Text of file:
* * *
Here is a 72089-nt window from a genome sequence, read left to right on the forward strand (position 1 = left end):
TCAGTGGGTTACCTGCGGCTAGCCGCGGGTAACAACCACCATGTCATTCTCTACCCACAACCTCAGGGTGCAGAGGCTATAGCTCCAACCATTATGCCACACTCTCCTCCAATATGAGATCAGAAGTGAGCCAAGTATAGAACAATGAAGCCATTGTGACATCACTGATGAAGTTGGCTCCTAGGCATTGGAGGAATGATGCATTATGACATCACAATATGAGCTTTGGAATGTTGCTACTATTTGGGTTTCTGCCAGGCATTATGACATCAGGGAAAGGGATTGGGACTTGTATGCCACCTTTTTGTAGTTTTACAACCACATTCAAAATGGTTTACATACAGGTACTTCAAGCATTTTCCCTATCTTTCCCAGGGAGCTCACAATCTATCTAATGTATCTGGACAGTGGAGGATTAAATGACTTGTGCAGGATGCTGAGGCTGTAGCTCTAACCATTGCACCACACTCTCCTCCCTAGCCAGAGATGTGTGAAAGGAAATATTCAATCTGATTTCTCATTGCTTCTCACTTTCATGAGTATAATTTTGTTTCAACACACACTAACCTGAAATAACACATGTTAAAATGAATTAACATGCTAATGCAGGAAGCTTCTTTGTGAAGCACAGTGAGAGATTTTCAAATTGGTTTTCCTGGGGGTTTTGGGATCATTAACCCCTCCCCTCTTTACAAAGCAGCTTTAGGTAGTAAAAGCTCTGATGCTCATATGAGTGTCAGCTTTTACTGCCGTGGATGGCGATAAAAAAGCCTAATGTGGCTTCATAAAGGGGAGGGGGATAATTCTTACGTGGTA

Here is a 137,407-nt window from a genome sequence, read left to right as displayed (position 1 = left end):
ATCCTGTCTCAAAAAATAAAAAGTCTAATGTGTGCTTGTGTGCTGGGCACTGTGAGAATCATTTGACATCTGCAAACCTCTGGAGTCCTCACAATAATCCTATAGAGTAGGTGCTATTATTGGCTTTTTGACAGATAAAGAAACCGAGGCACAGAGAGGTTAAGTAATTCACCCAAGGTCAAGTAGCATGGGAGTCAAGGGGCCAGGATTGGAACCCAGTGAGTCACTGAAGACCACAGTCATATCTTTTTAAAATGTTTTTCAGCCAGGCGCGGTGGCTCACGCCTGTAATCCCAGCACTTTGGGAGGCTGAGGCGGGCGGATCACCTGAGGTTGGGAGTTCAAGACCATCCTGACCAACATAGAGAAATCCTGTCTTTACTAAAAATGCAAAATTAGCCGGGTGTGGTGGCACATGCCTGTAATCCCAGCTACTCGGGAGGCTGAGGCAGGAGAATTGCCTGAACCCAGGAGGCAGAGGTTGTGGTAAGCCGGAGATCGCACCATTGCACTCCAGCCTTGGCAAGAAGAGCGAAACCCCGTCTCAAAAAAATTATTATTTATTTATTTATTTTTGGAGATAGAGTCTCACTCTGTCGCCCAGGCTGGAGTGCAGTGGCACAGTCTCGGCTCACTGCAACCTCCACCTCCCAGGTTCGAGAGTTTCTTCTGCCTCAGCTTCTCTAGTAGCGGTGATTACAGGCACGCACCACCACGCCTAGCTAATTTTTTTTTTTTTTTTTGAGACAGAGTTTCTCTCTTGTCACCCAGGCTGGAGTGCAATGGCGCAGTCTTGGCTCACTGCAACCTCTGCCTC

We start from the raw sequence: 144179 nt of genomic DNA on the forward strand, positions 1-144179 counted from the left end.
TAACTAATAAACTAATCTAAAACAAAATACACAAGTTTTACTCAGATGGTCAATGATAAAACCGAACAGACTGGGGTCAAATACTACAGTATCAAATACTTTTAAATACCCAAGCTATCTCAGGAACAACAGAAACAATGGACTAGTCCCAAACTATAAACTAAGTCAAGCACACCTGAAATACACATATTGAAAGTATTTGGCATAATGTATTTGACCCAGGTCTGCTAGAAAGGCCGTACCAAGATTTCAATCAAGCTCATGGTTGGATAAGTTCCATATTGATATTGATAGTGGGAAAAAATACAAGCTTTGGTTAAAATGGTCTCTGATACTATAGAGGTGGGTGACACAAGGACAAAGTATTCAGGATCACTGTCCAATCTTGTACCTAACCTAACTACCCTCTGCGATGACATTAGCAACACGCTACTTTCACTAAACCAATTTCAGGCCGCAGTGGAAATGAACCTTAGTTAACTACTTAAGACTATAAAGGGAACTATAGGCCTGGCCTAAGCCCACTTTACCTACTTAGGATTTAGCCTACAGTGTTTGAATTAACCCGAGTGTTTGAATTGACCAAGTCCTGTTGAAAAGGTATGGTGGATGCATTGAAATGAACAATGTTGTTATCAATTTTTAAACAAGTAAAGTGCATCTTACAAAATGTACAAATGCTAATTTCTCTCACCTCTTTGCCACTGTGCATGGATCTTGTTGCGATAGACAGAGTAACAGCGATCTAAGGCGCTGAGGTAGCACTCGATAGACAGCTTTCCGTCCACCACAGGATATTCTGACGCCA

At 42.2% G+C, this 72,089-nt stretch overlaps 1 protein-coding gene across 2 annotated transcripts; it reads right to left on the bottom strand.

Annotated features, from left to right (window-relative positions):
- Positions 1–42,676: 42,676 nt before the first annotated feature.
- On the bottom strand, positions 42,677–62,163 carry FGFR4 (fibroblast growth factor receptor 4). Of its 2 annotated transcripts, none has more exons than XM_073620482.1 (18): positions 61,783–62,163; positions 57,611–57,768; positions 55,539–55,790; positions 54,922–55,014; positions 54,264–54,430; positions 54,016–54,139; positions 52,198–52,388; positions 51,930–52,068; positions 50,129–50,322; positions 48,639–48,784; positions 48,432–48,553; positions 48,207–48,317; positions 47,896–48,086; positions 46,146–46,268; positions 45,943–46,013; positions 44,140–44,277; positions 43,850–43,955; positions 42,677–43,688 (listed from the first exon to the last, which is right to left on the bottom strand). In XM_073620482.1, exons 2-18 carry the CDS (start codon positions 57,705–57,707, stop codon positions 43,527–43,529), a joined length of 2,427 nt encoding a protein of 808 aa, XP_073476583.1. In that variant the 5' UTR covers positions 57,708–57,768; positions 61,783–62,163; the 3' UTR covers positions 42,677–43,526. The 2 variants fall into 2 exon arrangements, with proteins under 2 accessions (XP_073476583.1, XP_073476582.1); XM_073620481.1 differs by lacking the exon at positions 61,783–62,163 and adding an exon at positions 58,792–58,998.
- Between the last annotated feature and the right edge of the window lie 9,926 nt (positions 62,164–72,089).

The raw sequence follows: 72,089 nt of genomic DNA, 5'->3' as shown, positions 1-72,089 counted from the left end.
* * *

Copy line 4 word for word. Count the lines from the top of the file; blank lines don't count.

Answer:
ATCCTGTCTCAAAAAATAAAAAGTCTAATGTGTGCTTGTGTGCTGGGCACTGTGAGAATCATTTGACATCTGCAAACCTCTGGAGTCCTCACAATAATCCTATAGAGTAGGTGCTATTATTGGCTTTTTGACAGATAAAGAAACCGAGGCACAGAGAGGTTAAGTAATTCACCCAAGGTCAAGTAGCATGGGAGTCAAGGGGCCAGGATTGGAACCCAGTGAGTCACTGAAGACCACAGTCATATCTTTTTAAAATGTTTTTCAGCCAGGCGCGGTGGCTCACGCCTGTAATCCCAGCACTTTGGGAGGCTGAGGCGGGCGGATCACCTGAGGTTGGGAGTTCAAGACCATCCTGACCAACATAGAGAAATCCTGTCTTTACTAAAAATGCAAAATTAGCCGGGTGTGGTGGCACATGCCTGTAATCCCAGCTACTCGGGAGGCTGAGGCAGGAGAATTGCCTGAACCCAGGAGGCAGAGGTTGTGGTAAGCCGGAGATCGCACCATTGCACTCCAGCCTTGGCAAGAAGAGCGAAACCCCGTCTCAAAAAAATTATTATTTATTTATTTATTTTTGGAGATAGAGTCTCACTCTGTCGCCCAGGCTGGAGTGCAGTGGCACAGTCTCGGCTCACTGCAACCTCCACCTCCCAGGTTCGAGAGTTTCTTCTGCCTCAGCTTCTCTAGTAGCGGTGATTACAGGCACGCACCACCACGCCTAGCTAATTTTTTTTTTTTTTTTTGAGACAGAGTTTCTCTCTTGTCACCCAGGCTGGAGTGCAATGGCGCAGTCTTGGCTCACTGCAACCTCTGCCTC